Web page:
advanced Eighth of January G6 tuning DGDGBE
Most people know this as the song "Battle Of New Orleans" sung by Johnny Horton. In reality it's
an old fiddle dance tune that was written as an instrumental by someone who was in that battle on that
date in 1815. Jimmy Driftwood wrote the words to it, and Johnny Horton had a big hit with it in 1959.
I recorded this beautiful tune on my "Black Key Blues" cd and over the years many people have
asked me to teach it to them. I always suggest they start with this student version first, before trying
to tackle my full blown version with all it's variations. I do have a tab & music book available for
the recorded version, but once again I suggest you start with this arrangement. It's challenging but
also very doable.
There are two parts to the tune. An "A" part and a "B" part and labeled thusly.
I suggest you learn the two "A" sections first. They are the same, except for being in two different
octaves. An important fingering happens on the (3rd measure) of line 1 (3rd beat). Your left hand middle
finger slides from the 10th fret to the 8th fret on the second string. Once there, keep your middle
finger on the 8th fret. Then make a half bar or (capo) with your index finger covering the first four
strings on the 7th (VII) fret. Keep that half bar position and the middle finger (8th fret) there until
the last note of the line. The last measure of line one starts with a pinch and roll. Master the two
"A" sections before moving on
When your ready for the "B" section, map out the bass line first.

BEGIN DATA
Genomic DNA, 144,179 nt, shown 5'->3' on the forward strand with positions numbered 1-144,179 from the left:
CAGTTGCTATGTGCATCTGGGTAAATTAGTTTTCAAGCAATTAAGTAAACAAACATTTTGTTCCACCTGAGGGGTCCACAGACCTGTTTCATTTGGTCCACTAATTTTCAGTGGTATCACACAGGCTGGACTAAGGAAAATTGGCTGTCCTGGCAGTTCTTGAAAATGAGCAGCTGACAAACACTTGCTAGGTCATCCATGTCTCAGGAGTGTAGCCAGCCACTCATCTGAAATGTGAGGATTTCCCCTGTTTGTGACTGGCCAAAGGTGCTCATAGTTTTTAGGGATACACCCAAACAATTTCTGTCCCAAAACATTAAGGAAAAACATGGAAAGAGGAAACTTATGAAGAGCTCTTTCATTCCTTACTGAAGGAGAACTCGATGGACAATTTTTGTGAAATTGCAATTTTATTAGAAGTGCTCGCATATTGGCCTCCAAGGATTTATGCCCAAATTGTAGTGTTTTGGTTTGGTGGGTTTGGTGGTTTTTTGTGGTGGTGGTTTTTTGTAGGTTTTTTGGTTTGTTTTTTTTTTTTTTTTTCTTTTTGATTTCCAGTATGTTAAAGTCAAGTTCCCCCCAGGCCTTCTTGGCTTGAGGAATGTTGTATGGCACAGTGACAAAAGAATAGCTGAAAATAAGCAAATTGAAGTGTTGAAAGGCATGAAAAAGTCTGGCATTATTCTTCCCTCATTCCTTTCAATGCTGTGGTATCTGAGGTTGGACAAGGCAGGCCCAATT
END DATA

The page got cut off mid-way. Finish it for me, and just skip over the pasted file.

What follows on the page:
Notice the C IX & CVII (full bars on the 9th and 7th fret) and the left hand fingering involved.
Only after this left hand fingering is understood and comfortable should you add the melody line.
Don't be put off by left hand fingering notes above the staff. They're there to help you. Any
time you see notes in tab or music regarding the fingering, take time to look at them. They'll help
make the piece less awkward, and shorten the time learning it.
Notice the third measure of line
2 and 3, and the fourth Measure of line 6 are almost identical. Notice the parallel left hand fingering
involved with these passages. On line 6 (1st measure) break down the passage in two parts by playing
the first four melody notes with their appropriate fingering, and then the last four melody notes, then
add the bass notes.
I play this piece very delicately. I think this is the kind of piece you'll
always keep in you repertoire. Good luck.
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